About the Tree

Black Locust, Robinia pseudoacacia, a tree with many names, but with the same environmental attributes.

Decay resistance table

Grouping of some domestic and imported woods according to average heartwood decay resistance

Table taken from Wood Handbook: Wood as an engineering material- General Technical Report 113- USDA Forest Service

Domestic

Resistant or very resistant Moderately resistant Slightly or nonresistant
Baldcypress, old growth
Baldcypress, young growth
Alder, red
Catalpa
Douglas-fir
Ashes
Cedar
Larch, western
Aspens
Atlantic white
Pine, slash, old growth
Beech
Eastern redcedar
Pine, longleaf, old growth
birches
Incense
Tamarack
Buckeye
Northern white
Pine, eastern white, old growth
Butternut
Port-Orford
/
Cottonwood
Western redcedar
Elms
/
Yellow
Basswood
/
Cherry, black
/
Firs, true
Chestnut
/
Hackberry
Cypress, Arizona
/
Hemlocks
Junipers
/
Hickories
Locust
/
Magnolia
Black a
/
Maples
Honeylocust
/
Pines (other than those listed) b
Mesquite
/
Spruces
Mulberry, red a
/
Sweetgum
Oaks, white b
/
Sycamore
Osage orange a
/
Tanoak
Redwood, old growth
/
Willows
Sassafras
/
Yellow-poplar
Walnut, black
/
/
Yew, pacific
/
/

Imported

Resistant or very resistant Moderately resistant Slightly or nonresistant
Aftotmosia (Kokrodua)
Andiroba
Balsa
Angeliquea a
Avodire
Banak
Apamate (Roble)
Benge
Cativo
Azobea a
Bubinga
Ceiba
Balata a
Ehie
Hura
Balau b
Ekop
Jelutong
Courbaril
Mahogany, African
Meranti, light red b
Goncola alves a
Meranti, dark red b
Meranti, yellow b
Greenheart a
Mersawa b
Meranti, white b
Ipe (lapacho) a
Sapele
Obeche
Iroko
Teak, young growth
Okoume
Jarrah a
Tornillo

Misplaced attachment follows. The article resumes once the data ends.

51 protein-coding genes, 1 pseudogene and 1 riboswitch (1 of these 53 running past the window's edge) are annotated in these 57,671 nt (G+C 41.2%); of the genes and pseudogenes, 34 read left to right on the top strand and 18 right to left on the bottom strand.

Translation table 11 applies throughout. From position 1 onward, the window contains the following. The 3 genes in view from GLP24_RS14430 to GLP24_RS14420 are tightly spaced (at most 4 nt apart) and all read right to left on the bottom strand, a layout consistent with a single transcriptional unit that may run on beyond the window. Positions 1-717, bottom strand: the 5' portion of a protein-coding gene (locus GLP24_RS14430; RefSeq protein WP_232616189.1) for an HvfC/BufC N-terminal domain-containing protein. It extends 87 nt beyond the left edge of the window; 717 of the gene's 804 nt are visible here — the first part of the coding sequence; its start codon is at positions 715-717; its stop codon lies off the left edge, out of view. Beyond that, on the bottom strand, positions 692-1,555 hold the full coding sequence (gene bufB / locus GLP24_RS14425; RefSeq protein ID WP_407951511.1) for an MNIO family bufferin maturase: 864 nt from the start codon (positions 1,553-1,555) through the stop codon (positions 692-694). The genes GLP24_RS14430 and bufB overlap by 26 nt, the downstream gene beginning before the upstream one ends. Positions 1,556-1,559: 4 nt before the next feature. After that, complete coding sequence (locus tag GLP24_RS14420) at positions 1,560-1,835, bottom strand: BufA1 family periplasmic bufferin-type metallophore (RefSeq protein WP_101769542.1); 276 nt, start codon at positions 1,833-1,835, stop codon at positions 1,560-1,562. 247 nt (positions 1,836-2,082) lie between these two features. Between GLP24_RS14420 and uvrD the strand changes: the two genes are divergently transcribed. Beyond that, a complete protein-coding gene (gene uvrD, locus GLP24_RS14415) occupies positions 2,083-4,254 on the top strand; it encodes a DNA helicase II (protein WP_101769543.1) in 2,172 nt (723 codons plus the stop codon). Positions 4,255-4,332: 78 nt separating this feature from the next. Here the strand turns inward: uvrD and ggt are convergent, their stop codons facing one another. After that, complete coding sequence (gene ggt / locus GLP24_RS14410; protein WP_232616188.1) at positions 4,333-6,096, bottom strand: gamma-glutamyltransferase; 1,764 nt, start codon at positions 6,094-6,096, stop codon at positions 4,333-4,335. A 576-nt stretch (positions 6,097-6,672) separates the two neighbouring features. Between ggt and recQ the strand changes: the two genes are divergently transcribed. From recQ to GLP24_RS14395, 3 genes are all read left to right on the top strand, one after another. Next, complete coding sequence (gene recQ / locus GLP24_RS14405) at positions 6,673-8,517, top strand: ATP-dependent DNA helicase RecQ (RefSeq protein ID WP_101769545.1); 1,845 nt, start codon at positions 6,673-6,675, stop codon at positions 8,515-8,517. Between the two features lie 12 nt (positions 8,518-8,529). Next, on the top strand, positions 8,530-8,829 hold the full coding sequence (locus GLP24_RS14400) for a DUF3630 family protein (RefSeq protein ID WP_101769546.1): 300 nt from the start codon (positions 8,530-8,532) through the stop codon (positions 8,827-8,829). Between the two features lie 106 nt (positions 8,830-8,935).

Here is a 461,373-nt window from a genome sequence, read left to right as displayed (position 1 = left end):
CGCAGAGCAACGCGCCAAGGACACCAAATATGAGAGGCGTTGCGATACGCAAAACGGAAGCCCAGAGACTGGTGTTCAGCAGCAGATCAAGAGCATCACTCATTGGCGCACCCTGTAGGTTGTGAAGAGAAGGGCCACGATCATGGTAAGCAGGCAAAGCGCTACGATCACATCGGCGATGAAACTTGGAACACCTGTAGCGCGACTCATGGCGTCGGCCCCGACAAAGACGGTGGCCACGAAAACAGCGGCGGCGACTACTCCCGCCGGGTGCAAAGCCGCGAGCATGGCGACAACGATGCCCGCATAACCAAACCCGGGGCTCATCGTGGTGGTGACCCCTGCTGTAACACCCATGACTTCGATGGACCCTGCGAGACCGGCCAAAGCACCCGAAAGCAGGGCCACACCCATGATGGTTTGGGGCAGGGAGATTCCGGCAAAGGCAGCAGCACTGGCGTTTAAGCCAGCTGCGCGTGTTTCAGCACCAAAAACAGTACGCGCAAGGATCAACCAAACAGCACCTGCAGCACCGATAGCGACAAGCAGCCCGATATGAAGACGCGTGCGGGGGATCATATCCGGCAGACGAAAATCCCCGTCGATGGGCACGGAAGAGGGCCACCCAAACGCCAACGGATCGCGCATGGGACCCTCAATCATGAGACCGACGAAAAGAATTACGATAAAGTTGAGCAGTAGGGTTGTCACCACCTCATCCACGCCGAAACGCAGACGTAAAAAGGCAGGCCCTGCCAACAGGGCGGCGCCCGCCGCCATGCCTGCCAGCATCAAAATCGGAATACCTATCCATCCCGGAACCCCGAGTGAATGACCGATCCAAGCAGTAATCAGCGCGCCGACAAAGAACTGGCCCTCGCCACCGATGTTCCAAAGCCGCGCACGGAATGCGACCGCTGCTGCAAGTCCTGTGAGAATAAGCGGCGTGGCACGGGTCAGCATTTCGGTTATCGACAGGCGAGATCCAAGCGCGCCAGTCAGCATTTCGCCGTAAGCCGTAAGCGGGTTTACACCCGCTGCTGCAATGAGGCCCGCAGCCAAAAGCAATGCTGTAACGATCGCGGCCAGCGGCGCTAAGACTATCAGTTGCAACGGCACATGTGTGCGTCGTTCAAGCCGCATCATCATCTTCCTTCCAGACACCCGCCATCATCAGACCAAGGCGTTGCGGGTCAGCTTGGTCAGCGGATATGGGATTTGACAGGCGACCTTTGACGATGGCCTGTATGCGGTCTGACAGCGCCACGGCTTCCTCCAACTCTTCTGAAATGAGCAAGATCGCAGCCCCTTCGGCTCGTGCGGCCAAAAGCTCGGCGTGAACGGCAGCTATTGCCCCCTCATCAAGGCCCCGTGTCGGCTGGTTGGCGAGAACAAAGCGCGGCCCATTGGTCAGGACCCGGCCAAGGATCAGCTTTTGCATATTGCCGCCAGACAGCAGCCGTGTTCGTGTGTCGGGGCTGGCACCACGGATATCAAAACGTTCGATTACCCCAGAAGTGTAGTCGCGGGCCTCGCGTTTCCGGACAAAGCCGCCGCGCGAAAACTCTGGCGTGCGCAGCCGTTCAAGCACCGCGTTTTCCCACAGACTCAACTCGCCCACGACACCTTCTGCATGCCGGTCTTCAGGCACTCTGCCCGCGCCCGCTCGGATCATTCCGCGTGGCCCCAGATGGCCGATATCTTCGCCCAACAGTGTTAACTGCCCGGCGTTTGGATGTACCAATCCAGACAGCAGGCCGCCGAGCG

Parana pine
Kapur
/
Ramin
Karri
/
Sande
Kempas
/
Sepitir
Lignumvitae a
/
Seraya, white
Mahogany, American
/
/
Manni
/
/
Purpleheart a
/
/
Spanish-cedar
/
/
Sucupira
/
/
Teak, old growth a
/
/
Wallaba
/
/

a.) Exceptionally high decay resistance.

b.) More than one species included, some of which may vary in resistance from that indicated.

Black Locust

The Black Locust, also known as, Robinia pseudoacacia, Robinia, Acacia, False Acacia, Salcam, is native to the United States but is plentiful globally. With its fast and easy growth habit, the tree’s ability to sprout new shoots by underground stems makes Black Locust a sustainable hardwood. The tree’s deep root system helps control erosion and aids in rejuvenating soil as Black Locust is a nitrogen-fixing species. As a legume, its seed pods have the ability to fix nitrogen in the soil.

Durability

The wood is dense, durable, and resistant therefore ideal for a wide variety of outdoor applications. Black Locust’s qualities are due to the presence of tyloses and extractives. Tyloses are plant tissues that block cell vessels making them watertight. Extractives are compounds with anti-fungal properties found outside the cell wall of Black Locust that foster water resistance. If properly dried, it has excellent dimensional stability and minimal shrinkage. Black Locust has an extensive history of projects that document its durability.

Natural Alternative